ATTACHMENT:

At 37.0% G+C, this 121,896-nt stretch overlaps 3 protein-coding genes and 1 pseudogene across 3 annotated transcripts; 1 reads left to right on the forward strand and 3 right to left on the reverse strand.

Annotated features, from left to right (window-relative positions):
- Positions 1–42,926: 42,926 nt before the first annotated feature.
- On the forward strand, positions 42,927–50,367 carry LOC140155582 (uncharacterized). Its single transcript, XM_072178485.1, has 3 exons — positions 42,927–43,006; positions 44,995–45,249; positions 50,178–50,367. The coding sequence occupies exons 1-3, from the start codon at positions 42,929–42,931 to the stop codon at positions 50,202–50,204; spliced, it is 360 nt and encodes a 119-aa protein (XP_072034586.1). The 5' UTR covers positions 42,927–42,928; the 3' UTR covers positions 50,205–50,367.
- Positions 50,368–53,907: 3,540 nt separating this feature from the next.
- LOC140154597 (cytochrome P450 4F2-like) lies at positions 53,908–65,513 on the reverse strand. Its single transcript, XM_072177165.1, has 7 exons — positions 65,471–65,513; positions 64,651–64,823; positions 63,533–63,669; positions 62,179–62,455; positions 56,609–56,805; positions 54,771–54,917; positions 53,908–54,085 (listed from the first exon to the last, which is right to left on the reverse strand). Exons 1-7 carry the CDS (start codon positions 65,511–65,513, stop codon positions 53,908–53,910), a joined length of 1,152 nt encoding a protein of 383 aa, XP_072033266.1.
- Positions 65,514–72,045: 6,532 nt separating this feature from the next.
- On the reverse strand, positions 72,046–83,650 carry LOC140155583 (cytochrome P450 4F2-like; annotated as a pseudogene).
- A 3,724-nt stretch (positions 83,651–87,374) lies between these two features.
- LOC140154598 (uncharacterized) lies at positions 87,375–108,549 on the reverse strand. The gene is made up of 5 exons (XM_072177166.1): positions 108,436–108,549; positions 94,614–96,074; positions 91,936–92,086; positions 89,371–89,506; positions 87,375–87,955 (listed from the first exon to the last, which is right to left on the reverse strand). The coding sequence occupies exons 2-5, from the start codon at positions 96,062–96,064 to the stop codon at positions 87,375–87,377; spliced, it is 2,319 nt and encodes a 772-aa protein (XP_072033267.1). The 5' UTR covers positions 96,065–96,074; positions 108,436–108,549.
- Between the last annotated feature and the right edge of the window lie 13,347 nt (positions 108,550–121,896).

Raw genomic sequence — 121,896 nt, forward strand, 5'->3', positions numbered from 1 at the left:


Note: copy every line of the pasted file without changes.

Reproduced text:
At 37.0% G+C, this 121,896-nt stretch overlaps 3 protein-coding genes and 1 pseudogene across 3 annotated transcripts; 1 reads left to right on the forward strand and 3 right to left on the reverse strand.

Annotated features, from left to right (window-relative positions):
- Positions 1–42,926: 42,926 nt before the first annotated feature.
- On the forward strand, positions 42,927–50,367 carry LOC140155582 (uncharacterized). Its single transcript, XM_072178485.1, has 3 exons — positions 42,927–43,006; positions 44,995–45,249; positions 50,178–50,367. The coding sequence occupies exons 1-3, from the start codon at positions 42,929–42,931 to the stop codon at positions 50,202–50,204; spliced, it is 360 nt and encodes a 119-aa protein (XP_072034586.1). The 5' UTR covers positions 42,927–42,928; the 3' UTR covers positions 50,205–50,367.
- Positions 50,368–53,907: 3,540 nt separating this feature from the next.
- LOC140154597 (cytochrome P450 4F2-like) lies at positions 53,908–65,513 on the reverse strand. Its single transcript, XM_072177165.1, has 7 exons — positions 65,471–65,513; positions 64,651–64,823; positions 63,533–63,669; positions 62,179–62,455; positions 56,609–56,805; positions 54,771–54,917; positions 53,908–54,085 (listed from the first exon to the last, which is right to left on the reverse strand). Exons 1-7 carry the CDS (start codon positions 65,511–65,513, stop codon positions 53,908–53,910), a joined length of 1,152 nt encoding a protein of 383 aa, XP_072033266.1.
- Positions 65,514–72,045: 6,532 nt separating this feature from the next.
- On the reverse strand, positions 72,046–83,650 carry LOC140155583 (cytochrome P450 4F2-like; annotated as a pseudogene).
- A 3,724-nt stretch (positions 83,651–87,374) lies between these two features.
- LOC140154598 (uncharacterized) lies at positions 87,375–108,549 on the reverse strand. The gene is made up of 5 exons (XM_072177166.1): positions 108,436–108,549; positions 94,614–96,074; positions 91,936–92,086; positions 89,371–89,506; positions 87,375–87,955 (listed from the first exon to the last, which is right to left on the reverse strand). The coding sequence occupies exons 2-5, from the start codon at positions 96,062–96,064 to the stop codon at positions 87,375–87,377; spliced, it is 2,319 nt and encodes a 772-aa protein (XP_072033267.1). The 5' UTR covers positions 96,065–96,074; positions 108,436–108,549.
- Between the last annotated feature and the right edge of the window lie 13,347 nt (positions 108,550–121,896).

Raw genomic sequence — 121,896 nt, forward strand, 5'->3', positions numbered from 1 at the left: